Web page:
Life Lines by Dr. Dolittle

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Extreme Animals

Adults are better adapted to survive without oxygen

Adult fruit flies (Drosophila melanogaster) are more tolerant of environments devoid of oxygen than their larvae. In fact, they are able to survive up to 12 hours without oxygen by becoming paralyzed, which enables them to dramatically reduce metabolism and the need for oxygen. In contrast, Drosophila larvae expend a lot of energy trying to escape and are only able to tolerate a couple of hours without oxygen. This is surprising […]

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Remarkable hypoxia and cold tolerance of rodents native to the Tibetan plateau

The plateau zokor (Eospalax baileyi) is an underground dwelling rodent species native to the Tibetan plateau (2000-4200 meters in elevation). A new study published in the American Journal of Physiology – Regulatory, Integrative and Comparative Physiology explored how these animals were adapted to extract oxygen from an environment with very low levels (83-88% of atmospheric). Hemoglobin molecules found in red blood cells are responsible for binding oxygen and transporting it to tissues […]

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High altitude deer mice have less stress?

Animals that live at high altitude have evolved a number of physiological adaptations to deal with the low atmospheric oxygen concentrations (hypoxia). For low altitude acclimated animals, short exposures to high altitude results in activation of the sympathetic nervous system (i.e. the fight or flight response). This is a good thing because activation of this system results in more blood flow, especially to the heart and brain to help protect oxygen […]

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Animals that eat plastic?

Have you seen this? A video just released by Yellowstone National Park talks about how some heat-loving microorganisms can break down plastics. Pretty cool.   Not so cool was the recent finding published in the Proceedings of the Royal Society B: Biological Sciences that Astrangia poculata coral polyps are eating microplastics instead of brine shrimp eggs…on purpose. In the lab, the team were able to observe the corals consuming nearly […]

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Rapid switches in metabolism of hibernating animals

  In a new study published in the American Journal of Physiology – Regulatory, Integrative and Comparative Physiology, researchers examined how changes in metabolism during torpor are regulated in 13-lined ground squirrels (Ictidomys tridecemlineatus). During hibernation, these animals cycle between bouts of torpor (about 2 weeks each) when their metabolism is reduced by 95% and body temperature can drop to 5degC and short states of interbout euthermia when both temperature […]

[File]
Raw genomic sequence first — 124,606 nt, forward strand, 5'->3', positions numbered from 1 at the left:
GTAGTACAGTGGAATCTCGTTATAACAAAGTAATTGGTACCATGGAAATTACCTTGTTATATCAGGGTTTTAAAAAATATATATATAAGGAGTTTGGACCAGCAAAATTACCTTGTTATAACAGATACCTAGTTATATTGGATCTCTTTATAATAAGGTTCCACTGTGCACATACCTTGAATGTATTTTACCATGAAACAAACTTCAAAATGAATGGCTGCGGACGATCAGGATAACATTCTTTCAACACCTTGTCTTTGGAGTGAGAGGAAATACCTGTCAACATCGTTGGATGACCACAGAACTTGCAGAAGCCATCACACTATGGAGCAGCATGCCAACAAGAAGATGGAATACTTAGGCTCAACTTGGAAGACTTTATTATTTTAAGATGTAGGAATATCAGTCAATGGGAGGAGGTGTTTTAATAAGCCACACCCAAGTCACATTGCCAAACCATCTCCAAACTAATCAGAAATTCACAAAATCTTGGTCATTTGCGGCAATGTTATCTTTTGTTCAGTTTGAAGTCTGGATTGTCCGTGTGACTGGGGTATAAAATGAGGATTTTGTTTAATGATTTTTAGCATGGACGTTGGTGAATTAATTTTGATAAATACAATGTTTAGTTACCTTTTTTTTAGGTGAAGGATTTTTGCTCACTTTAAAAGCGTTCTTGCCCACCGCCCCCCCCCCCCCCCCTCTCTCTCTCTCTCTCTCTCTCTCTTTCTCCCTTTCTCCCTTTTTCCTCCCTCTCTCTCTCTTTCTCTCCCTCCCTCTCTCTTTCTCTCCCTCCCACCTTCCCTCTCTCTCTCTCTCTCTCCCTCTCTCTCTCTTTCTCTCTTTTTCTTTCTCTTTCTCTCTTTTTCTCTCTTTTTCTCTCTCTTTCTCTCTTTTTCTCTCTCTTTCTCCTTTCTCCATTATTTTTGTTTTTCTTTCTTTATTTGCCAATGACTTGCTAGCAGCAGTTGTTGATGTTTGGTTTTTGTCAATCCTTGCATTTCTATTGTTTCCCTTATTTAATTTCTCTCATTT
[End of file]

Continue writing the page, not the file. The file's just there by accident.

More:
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Blood flow shifts during diving

In many mammals exposure to hypoxic conditions results in the release of a vasodilator called nitric oxide, which improves blood flow and protects oxygen delivery to tissues throughout the body. Diving animals appear to be unique in that some of their blood vessels stay constricted while they are diving even though they experience hypoxia. A new study published in the American Journal of Physiology – Regulatory, Integrative and Comparative Physiology explored […]

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Working towards prolonged spaceflight

Spaceflight has always fascinated me. While long distance spaceflight looks so routine in science fiction shows, the reality is much different as we have yet to conquer the complications surrounding long duration deep-space flight. One issue is how to feed astronauts traveling long distances as we do not yet have replicator technologies. If we did, I would have coffee whenever I wanted it. In a new article published in Physiology, […]

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Highlights from the last day in Orlando

Today marked the final day of the 2019 Experimental Biology meeting in Orlando. As usual it was a great day for Physiology. Crupi et al., from the University of Messina and the Universita della Magna Grecia in Italy put up a poster presentation describing their research on how red blood cells respond to environmental toxins. Their research showed that isolated red blood cells from rabbits are more sensitive to venoms […]

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Highlights from EB 2019

There were so many poster presentations on comparative and evolutionary physiology today at the 2019 Experimental Biology conference that it was impossible to see them all. Here are some highlights: Dr. Michael Hedrick from California State University – East Bay, presented his research on African cheetahs (Acinonyx jubatus) examining adaptations that cheetahs have evolved to supply their muscles with oxygen so efficiently, given they maintain the world record for being […]

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Dietary carotenoids and oxidative stress- What can we learn from birds?

Congratulations to this year’s Dr. Dolittle Travel Award winner, Alex Mohr from Arizona State University! Alex is presenting his research at the annual Experimental Biology conference in Orlando, FL (Mohr AE, Girard M, Rowe M, McGraw KJ, Sweazea KL. Varied Effects of Dietary Carotenoid Supplementation on Oxidative Damage in Tissues of Two Waterfowl Species).  Here is his award-winning blog entry describing his research on carotenoids in ducks: In relation to tissue […]

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